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Calif Court Says Woman Wasnt Technically Raped

Hits: 7072 | Rating: (1.7) | Category: News & Politics | Added by: fancylad
Page: 1 2 Next >   Jump to: Bottom    Last Post
swoop408
Male, 18-29, Western US
 1768 Posts
Monday, January 07, 2013 2:58:52 PM
I'm not understanding why this isn't just put under the plain old fashioned RAPE label and why they don't just ignore the rest of that other bullpoo. This wasn't consensual. It was rape. Why is it being twisted?

Nomud
Male, 18-29, Western US
 102 Posts
Saturday, January 05, 2013 10:51:03 AM
Oh for drat's sake. If someone has sex with someone else without that person's consent, it's rape. There. Make that a law.

MacGuffin
Female, 30-39, Europe
 2597 Posts
Saturday, January 05, 2013 7:49:00 AM

E.g., if the jury on the Jean Charles de Menezes hearing had been kept fully informed of their right to ignore the Coroner's unethical directions to exonerate the police officers involved in his killing, I doubt the police officers responsible for his death would now be free. And someone as evil as Augusto Pinochet should never have been sent back to Chile from the UK, just because corrupt politicians like Tony Blair and George Bush wanted to protect him from being lawfully prosecuted for the widespread campaigns of torture and murder he conducted whilst leader of Chile.

MacGuffin
Female, 30-39, Europe
 2597 Posts
Saturday, January 05, 2013 7:48:52 AM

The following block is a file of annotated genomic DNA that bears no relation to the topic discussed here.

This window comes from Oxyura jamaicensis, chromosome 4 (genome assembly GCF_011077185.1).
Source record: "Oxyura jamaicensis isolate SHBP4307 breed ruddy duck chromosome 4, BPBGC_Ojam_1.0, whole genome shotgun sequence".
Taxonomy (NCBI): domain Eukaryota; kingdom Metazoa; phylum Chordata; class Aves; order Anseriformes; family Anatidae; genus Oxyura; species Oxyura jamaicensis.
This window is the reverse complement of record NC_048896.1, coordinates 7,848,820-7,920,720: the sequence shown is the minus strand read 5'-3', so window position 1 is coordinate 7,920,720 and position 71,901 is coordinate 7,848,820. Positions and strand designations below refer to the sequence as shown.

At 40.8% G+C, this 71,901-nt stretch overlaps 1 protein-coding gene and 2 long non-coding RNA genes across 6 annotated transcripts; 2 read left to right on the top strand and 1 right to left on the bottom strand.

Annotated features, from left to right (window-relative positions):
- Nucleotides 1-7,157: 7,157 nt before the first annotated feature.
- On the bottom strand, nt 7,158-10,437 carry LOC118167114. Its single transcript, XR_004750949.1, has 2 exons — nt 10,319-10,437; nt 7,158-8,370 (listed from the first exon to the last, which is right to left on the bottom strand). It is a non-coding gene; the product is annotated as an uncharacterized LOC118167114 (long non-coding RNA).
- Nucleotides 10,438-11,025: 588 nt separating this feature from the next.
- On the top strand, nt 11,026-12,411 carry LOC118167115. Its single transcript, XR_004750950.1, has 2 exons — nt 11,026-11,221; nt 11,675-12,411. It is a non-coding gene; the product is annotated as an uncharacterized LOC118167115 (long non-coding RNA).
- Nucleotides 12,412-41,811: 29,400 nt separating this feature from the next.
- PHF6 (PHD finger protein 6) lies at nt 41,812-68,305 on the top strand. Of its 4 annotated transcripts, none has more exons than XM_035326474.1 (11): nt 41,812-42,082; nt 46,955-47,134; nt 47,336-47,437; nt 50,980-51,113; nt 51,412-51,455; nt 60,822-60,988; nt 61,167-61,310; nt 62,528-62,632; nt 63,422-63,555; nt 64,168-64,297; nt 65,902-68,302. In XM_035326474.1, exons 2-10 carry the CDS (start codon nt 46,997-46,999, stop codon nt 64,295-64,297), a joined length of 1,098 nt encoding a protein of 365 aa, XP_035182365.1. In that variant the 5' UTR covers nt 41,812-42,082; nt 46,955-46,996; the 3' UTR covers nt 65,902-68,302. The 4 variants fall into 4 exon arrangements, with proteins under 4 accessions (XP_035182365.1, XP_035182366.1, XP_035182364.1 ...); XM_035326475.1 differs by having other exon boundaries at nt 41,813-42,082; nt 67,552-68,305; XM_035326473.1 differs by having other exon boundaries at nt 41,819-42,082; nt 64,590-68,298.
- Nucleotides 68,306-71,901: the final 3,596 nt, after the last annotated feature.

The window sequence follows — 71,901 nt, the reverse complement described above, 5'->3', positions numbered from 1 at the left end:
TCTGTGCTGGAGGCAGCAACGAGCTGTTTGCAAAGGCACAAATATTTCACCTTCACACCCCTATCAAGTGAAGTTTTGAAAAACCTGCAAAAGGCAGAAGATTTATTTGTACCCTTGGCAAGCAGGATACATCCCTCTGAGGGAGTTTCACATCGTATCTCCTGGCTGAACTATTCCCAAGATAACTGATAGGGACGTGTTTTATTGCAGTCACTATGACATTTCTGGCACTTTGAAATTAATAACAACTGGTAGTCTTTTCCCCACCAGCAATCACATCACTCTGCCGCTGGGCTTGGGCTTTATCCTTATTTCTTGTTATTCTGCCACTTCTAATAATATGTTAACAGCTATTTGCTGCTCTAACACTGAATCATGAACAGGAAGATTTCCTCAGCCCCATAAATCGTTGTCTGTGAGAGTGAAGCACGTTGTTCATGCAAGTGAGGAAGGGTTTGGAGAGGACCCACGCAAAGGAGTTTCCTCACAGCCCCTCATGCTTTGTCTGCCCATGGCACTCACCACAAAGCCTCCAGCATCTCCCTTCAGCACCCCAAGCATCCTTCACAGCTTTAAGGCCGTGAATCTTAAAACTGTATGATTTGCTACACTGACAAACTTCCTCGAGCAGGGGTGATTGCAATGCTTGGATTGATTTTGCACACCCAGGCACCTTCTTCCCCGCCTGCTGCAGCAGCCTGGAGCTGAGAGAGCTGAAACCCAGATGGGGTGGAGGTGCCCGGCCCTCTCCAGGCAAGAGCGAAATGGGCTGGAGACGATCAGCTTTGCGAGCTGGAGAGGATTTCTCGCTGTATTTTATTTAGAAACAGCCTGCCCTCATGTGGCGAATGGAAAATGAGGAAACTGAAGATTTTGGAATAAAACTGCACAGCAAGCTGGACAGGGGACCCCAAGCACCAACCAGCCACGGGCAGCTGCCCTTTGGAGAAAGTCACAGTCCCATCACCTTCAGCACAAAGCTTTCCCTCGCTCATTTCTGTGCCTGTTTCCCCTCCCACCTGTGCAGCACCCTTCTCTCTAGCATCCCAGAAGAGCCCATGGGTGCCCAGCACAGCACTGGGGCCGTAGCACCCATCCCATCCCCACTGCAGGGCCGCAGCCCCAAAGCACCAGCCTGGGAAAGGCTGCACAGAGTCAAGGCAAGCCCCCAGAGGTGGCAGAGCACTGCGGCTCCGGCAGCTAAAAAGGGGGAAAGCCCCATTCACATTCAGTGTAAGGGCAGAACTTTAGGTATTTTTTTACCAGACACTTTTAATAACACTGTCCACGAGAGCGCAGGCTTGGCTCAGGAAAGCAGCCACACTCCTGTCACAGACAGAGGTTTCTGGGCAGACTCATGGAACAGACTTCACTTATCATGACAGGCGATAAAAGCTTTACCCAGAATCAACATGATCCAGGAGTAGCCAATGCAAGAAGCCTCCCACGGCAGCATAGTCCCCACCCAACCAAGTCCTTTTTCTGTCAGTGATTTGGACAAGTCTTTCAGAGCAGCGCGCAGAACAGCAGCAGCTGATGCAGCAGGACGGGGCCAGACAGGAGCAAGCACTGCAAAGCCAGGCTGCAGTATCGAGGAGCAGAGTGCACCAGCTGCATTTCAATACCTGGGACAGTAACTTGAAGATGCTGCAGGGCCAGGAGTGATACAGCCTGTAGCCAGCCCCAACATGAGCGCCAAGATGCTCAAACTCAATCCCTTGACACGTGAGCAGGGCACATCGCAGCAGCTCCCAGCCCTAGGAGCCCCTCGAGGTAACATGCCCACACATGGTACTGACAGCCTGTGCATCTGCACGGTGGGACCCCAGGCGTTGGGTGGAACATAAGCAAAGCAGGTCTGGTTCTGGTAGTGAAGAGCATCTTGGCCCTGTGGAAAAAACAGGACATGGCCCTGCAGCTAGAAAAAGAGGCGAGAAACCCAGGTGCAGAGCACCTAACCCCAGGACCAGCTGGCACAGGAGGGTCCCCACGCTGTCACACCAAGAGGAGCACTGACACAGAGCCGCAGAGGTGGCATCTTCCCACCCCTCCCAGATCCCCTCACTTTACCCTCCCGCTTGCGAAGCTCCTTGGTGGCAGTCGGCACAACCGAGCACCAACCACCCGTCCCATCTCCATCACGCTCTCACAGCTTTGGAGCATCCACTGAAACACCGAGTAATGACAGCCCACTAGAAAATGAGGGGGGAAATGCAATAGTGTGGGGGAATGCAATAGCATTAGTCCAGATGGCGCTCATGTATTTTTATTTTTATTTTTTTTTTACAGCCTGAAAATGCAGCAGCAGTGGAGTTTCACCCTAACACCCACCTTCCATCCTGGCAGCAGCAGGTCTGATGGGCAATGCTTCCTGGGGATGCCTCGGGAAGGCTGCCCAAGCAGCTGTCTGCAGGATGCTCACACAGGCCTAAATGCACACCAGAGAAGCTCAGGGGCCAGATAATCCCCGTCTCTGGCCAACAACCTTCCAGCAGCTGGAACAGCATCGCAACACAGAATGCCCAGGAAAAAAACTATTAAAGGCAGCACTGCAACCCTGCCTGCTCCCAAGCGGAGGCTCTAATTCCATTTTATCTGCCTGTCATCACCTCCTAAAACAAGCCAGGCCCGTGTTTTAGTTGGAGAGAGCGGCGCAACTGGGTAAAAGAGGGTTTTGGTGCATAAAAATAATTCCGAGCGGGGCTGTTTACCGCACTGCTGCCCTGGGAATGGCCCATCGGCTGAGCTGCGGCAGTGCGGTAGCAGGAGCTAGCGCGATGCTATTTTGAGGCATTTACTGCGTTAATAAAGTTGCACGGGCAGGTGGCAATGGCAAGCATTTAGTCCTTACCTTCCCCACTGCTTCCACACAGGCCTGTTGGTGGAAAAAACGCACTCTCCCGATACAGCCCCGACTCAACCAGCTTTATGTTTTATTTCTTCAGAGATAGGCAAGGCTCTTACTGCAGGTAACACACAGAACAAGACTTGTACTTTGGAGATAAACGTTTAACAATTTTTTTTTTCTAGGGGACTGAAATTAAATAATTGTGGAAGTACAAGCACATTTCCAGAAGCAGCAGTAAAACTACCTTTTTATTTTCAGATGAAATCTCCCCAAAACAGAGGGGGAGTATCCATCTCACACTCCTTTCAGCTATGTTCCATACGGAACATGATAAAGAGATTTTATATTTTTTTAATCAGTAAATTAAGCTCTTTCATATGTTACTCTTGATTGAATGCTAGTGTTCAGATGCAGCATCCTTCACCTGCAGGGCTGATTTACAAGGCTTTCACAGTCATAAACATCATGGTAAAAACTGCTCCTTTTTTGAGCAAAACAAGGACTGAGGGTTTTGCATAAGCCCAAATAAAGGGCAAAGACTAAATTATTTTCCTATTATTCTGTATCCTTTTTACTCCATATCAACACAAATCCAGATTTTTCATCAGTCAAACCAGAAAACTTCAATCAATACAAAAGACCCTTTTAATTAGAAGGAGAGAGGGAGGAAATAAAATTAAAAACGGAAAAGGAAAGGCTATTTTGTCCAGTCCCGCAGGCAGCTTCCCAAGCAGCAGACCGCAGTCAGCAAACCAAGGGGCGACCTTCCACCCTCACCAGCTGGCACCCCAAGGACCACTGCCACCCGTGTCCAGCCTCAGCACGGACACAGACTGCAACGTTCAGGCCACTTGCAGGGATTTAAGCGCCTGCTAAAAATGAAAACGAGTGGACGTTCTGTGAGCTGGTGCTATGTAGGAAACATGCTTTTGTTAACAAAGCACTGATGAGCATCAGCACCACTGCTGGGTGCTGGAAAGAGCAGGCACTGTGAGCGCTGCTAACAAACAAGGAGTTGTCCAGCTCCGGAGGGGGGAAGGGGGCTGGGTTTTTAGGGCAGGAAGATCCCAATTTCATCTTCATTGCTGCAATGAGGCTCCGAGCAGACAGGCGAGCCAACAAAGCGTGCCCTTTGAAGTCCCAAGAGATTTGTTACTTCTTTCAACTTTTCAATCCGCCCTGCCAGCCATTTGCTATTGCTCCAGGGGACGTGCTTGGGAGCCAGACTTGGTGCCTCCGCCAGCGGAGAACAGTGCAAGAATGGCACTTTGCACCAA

With that right though should come the responsibilty of having to put forward a clear case of why you ignored the direction


I'm sorry to hear about your girlfriend. It would certainly have been informative, and would have provided some closure to all involved, to know what the jury were thinking.

In general, though, I remain in favour of the ordinary people that make up juries having the power to ignore unjust laws when they see fit, and being made fully informed about that power when they are called to service. It's by no means perfect, but on average I'd rather that the law were applied by ordinary people than by judges that are in politicians' and the police's pockets (as evidenced by the number of police officers and states that get away with crimes up to and including torture, murder and human rights violations)....


MacGuffin
Female, 30-39, Europe
 2597 Posts
Saturday, January 05, 2013 7:36:27 AM
No, they're not, a woman got raped and the law that allowed him to go free should not have been upheld. Now maybe that wasn't the question the court wasn't suppoosed to answer but nonetheless. If a jury nullified this man's conviction it would've been a mistake, but it wouldn't justify outlawing the practice.


You've completely missed the point about what Jury Nullification is. It's not just about the power to refuse to convict under an unjust law. It's also about the power juries have to refuse to exonerate just because some arcane law says they have to. In this case, Jury Nullification could (and should) have been invoked by an informed jury to declare that the fact that the attacker wasn't pretending to be the victim's husband to be an irrelevance.

Angilion
Male, 40-49, Europe
 11644 Posts
Saturday, January 05, 2013 2:23:56 AM
I don't know where you get the idea of Judge Dredd though.


The suggestion I was replying to was that judges have (and should have) the power to change the law by decree at will. It's not much of a stretch from that to Judge Dredd's most famous assertion - "I am the law".

Listypoos
Male, 30-39, Europe
 2655 Posts
Saturday, January 05, 2013 1:19:26 AM
but like you say, they do have that right to ignore things they don't like the judge instructing them to do.

With that right though should come the responsibilty of having to put forward a clear case of why you ignored the direction....so it's not just on a whim or intimidation.

Listypoos
Male, 30-39, Europe
 2655 Posts
Saturday, January 05, 2013 1:17:30 AM